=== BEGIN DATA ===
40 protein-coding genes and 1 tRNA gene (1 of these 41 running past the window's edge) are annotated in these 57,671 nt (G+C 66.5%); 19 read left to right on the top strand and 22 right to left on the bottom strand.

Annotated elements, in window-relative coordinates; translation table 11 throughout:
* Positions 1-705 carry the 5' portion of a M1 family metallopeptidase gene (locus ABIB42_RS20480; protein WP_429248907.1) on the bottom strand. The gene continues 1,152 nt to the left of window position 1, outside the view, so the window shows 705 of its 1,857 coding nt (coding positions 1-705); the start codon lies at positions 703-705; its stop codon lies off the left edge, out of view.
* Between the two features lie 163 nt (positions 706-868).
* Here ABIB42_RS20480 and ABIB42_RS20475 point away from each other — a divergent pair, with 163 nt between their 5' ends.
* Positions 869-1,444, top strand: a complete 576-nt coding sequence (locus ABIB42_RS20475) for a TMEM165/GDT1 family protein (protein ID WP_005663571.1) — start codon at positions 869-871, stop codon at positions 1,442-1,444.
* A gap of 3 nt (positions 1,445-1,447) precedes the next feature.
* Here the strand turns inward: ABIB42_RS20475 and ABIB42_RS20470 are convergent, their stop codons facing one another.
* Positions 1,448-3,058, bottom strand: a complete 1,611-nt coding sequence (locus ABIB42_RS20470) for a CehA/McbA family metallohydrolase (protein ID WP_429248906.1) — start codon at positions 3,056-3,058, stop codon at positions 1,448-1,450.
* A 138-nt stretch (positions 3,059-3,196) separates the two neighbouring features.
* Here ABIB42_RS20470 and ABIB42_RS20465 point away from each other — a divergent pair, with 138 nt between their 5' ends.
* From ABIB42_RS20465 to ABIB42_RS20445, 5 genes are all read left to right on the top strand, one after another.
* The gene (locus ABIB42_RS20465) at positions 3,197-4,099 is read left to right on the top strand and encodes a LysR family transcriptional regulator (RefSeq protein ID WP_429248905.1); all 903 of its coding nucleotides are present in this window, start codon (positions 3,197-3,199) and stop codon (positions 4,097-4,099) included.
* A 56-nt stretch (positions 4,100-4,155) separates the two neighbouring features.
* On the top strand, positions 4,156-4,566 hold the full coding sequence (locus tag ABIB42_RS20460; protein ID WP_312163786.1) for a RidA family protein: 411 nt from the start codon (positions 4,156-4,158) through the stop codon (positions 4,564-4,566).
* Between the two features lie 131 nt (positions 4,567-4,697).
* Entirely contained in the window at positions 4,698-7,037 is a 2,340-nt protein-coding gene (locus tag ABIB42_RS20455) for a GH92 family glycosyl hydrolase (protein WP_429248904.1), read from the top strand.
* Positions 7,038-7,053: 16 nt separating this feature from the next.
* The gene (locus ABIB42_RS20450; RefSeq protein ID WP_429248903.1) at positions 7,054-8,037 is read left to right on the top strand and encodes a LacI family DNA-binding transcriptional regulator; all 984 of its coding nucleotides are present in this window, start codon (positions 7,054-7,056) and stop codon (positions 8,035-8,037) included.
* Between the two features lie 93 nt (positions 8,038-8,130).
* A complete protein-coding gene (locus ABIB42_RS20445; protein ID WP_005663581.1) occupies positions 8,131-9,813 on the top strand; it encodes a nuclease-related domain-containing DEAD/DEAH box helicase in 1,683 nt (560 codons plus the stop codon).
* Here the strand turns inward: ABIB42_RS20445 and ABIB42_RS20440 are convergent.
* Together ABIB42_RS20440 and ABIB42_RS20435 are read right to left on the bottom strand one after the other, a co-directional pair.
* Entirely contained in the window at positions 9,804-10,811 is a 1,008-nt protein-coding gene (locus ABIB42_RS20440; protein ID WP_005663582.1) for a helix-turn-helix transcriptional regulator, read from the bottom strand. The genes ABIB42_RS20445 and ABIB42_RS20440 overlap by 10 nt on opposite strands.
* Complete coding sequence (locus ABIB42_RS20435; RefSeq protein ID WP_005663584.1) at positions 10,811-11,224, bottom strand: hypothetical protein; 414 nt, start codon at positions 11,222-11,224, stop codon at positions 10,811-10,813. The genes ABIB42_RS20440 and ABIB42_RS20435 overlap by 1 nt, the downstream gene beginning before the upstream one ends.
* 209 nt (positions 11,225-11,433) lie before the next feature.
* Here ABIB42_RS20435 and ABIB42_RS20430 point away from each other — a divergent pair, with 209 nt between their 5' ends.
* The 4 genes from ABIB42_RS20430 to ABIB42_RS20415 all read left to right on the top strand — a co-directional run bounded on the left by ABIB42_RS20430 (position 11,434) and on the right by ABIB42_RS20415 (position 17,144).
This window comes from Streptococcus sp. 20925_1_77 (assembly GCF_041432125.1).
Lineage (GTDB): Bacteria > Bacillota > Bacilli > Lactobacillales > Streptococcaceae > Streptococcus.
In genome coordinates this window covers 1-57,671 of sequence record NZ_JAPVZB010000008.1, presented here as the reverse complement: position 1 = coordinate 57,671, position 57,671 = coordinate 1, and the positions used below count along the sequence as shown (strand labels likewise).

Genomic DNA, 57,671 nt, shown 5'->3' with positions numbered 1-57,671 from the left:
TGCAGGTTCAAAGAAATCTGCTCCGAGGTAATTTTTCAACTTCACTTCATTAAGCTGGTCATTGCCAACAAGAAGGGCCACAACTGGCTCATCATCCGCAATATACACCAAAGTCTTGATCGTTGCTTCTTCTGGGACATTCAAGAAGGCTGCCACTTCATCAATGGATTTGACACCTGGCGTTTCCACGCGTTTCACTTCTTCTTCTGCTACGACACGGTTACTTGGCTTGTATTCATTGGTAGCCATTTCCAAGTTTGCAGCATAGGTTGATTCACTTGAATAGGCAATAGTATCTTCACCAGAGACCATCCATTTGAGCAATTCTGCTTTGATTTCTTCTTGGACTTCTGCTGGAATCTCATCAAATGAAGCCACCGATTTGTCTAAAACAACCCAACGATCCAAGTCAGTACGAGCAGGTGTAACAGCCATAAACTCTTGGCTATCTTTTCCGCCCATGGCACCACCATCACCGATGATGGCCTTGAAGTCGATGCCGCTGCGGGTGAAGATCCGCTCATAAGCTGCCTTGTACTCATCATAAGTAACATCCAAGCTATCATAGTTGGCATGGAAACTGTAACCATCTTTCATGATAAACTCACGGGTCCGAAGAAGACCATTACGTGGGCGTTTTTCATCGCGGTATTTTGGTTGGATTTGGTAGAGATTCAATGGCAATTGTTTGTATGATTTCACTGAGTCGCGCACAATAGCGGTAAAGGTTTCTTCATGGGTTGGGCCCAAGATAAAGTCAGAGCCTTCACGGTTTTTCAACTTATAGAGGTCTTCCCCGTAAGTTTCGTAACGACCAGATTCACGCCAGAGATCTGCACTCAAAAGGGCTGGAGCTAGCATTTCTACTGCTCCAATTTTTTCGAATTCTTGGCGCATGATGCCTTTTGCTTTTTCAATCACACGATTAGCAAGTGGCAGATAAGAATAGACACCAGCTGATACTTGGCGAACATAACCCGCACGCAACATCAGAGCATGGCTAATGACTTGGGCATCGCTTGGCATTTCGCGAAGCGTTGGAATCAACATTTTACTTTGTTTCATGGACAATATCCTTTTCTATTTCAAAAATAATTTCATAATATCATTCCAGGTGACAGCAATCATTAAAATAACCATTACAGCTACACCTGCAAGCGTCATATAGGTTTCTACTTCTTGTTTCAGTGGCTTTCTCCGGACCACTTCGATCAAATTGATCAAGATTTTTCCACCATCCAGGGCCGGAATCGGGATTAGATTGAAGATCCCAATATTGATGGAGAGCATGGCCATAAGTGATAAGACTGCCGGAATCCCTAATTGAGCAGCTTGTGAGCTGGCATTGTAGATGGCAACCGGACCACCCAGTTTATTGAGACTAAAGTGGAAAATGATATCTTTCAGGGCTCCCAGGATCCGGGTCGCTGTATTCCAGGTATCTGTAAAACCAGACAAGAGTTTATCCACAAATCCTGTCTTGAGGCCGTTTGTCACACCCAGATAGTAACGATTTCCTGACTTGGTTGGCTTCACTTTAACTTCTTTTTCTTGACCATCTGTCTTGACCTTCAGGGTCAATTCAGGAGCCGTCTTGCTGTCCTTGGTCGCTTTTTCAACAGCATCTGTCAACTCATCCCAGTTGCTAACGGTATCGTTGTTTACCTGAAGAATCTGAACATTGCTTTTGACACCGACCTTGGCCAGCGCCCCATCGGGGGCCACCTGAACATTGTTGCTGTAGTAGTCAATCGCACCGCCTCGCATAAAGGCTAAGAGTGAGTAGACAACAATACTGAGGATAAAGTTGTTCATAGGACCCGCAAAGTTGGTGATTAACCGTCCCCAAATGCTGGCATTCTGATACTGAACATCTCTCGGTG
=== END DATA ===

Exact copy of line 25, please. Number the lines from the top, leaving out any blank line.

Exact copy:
* Complete coding sequence (locus ABIB42_RS20435; RefSeq protein ID WP_005663584.1) at positions 10,811-11,224, bottom strand: hypothetical protein; 414 nt, start codon at positions 11,222-11,224, stop codon at positions 10,811-10,813. The genes ABIB42_RS20440 and ABIB42_RS20435 overlap by 1 nt, the downstream gene beginning before the upstream one ends.